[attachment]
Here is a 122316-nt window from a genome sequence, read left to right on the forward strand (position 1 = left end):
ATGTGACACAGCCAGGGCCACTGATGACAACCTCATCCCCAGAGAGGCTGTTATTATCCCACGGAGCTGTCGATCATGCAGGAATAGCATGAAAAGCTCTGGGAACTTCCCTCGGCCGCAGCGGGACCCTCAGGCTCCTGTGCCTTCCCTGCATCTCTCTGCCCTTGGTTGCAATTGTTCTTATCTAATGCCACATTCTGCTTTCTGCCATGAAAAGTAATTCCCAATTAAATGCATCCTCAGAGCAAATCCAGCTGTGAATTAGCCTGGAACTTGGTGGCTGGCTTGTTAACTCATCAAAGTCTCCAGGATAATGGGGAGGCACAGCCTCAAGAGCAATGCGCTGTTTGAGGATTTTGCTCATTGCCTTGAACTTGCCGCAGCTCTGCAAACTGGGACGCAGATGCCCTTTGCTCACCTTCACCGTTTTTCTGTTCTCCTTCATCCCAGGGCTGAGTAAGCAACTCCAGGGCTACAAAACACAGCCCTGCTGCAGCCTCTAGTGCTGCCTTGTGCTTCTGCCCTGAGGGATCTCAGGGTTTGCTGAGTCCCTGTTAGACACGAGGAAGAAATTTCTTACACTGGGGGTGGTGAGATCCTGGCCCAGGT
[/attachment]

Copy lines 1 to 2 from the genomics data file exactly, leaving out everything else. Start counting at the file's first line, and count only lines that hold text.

Here is a 122316-nt window from a genome sequence, read left to right on the forward strand (position 1 = left end):
ATGTGACACAGCCAGGGCCACTGATGACAACCTCATCCCCAGAGAGGCTGTTATTATCCCACGGAGCTGTCGATCATGCAGGAATAGCATGAAAAGCTCTGGGAACTTCCCTCGGCCGCAGCGGGACCCTCAGGCTCCTGTGCCTTCCCTGCATCTCTCTGCCCTTGGTTGCAATTGTTCTTATCTAATGCCACATTCTGCTTTCTGCCATGAAAAGTAATTCCCAATTAAATGCATCCTCAGAGCAAATCCAGCTGTGAATTAGCCTGGAACTTGGTGGCTGGCTTGTTAACTCATCAAAGTCTCCAGGATAATGGGGAGGCACAGCCTCAAGAGCAATGCGCTGTTTGAGGATTTTGCTCATTGCCTTGAACTTGCCGCAGCTCTGCAAACTGGGACGCAGATGCCCTTTGCTCACCTTCACCGTTTTTCTGTTCTCCTTCATCCCAGGGCTGAGTAAGCAACTCCAGGGCTACAAAACACAGCCCTGCTGCAGCCTCTAGTGCTGCCTTGTGCTTCTGCCCTGAGGGATCTCAGGGTTTGCTGAGTCCCTGTTAGACACGAGGAAGAAATTTCTTACACTGGGGGTGGTGAGATCCTGGCCCAGGT